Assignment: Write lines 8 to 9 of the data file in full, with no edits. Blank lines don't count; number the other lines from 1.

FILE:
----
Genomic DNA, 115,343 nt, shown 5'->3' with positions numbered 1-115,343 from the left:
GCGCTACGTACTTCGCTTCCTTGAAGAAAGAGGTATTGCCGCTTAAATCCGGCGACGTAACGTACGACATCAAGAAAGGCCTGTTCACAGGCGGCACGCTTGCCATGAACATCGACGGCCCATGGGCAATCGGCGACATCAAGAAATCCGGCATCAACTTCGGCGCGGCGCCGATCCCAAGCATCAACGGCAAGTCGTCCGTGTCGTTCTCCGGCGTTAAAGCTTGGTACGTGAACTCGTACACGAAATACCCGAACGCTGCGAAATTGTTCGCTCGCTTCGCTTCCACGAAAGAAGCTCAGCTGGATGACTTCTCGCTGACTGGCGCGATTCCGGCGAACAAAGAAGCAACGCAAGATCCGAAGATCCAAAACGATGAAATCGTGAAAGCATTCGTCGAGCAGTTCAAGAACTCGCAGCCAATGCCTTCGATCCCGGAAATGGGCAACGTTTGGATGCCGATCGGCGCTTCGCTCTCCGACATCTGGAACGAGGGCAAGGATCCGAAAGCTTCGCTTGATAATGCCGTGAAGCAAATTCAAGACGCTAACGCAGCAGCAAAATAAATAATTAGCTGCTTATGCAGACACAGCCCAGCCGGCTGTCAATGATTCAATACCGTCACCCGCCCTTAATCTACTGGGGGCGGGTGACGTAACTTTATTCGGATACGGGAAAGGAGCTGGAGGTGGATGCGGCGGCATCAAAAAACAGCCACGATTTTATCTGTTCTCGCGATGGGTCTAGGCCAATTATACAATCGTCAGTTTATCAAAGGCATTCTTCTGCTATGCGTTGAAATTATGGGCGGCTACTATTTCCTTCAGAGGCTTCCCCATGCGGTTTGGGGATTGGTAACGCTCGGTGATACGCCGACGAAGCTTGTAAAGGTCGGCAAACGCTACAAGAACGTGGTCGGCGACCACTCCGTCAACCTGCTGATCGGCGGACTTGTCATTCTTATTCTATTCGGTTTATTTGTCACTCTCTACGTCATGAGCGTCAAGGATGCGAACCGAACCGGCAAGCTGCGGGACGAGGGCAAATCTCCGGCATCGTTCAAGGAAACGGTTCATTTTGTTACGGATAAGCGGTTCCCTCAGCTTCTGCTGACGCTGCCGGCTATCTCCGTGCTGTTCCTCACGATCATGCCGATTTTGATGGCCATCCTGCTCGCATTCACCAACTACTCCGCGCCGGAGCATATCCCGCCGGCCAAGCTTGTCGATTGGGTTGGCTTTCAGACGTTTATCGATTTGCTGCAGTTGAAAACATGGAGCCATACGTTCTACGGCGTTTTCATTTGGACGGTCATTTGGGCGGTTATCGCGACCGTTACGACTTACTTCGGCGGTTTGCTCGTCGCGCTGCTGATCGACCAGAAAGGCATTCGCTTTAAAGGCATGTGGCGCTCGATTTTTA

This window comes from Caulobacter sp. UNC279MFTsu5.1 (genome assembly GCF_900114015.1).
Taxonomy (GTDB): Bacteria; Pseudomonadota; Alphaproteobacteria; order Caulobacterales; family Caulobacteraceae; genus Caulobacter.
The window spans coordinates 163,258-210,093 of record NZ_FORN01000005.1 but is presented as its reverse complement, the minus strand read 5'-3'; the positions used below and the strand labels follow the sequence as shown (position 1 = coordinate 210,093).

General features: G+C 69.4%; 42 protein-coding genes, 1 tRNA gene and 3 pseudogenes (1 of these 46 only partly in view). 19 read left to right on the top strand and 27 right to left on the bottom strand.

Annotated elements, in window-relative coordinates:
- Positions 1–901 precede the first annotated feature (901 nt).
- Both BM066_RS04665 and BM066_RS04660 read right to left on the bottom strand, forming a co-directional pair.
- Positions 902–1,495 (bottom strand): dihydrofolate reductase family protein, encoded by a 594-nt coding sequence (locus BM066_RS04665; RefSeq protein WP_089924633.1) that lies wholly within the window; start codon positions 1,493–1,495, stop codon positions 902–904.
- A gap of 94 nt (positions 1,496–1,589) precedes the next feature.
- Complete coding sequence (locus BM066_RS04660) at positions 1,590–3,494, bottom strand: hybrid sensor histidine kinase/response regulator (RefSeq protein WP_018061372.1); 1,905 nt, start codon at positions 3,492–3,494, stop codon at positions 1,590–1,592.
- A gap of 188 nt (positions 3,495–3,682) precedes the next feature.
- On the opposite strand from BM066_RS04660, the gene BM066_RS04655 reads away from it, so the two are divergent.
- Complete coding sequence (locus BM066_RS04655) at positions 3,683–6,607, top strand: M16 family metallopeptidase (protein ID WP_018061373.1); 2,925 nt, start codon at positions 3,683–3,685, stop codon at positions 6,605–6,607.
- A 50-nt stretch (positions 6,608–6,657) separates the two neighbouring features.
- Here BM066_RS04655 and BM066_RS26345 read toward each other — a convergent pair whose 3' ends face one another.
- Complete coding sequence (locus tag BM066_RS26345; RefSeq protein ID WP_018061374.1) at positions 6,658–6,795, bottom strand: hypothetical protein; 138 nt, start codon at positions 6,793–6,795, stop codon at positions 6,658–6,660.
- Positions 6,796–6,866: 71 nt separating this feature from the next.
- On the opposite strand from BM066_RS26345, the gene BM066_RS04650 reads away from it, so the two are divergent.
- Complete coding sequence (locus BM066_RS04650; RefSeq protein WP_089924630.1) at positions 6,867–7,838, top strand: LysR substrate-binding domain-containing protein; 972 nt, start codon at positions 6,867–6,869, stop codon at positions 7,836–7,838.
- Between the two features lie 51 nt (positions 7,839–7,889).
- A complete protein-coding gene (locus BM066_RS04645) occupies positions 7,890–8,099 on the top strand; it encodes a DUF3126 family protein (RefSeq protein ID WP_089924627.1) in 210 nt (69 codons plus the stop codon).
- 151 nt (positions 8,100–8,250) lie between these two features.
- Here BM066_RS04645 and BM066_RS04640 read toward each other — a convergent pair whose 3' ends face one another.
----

- Positions 1–901 precede the first annotated feature (901 nt).
- Both BM066_RS04665 and BM066_RS04660 read right to left on the bottom strand, forming a co-directional pair.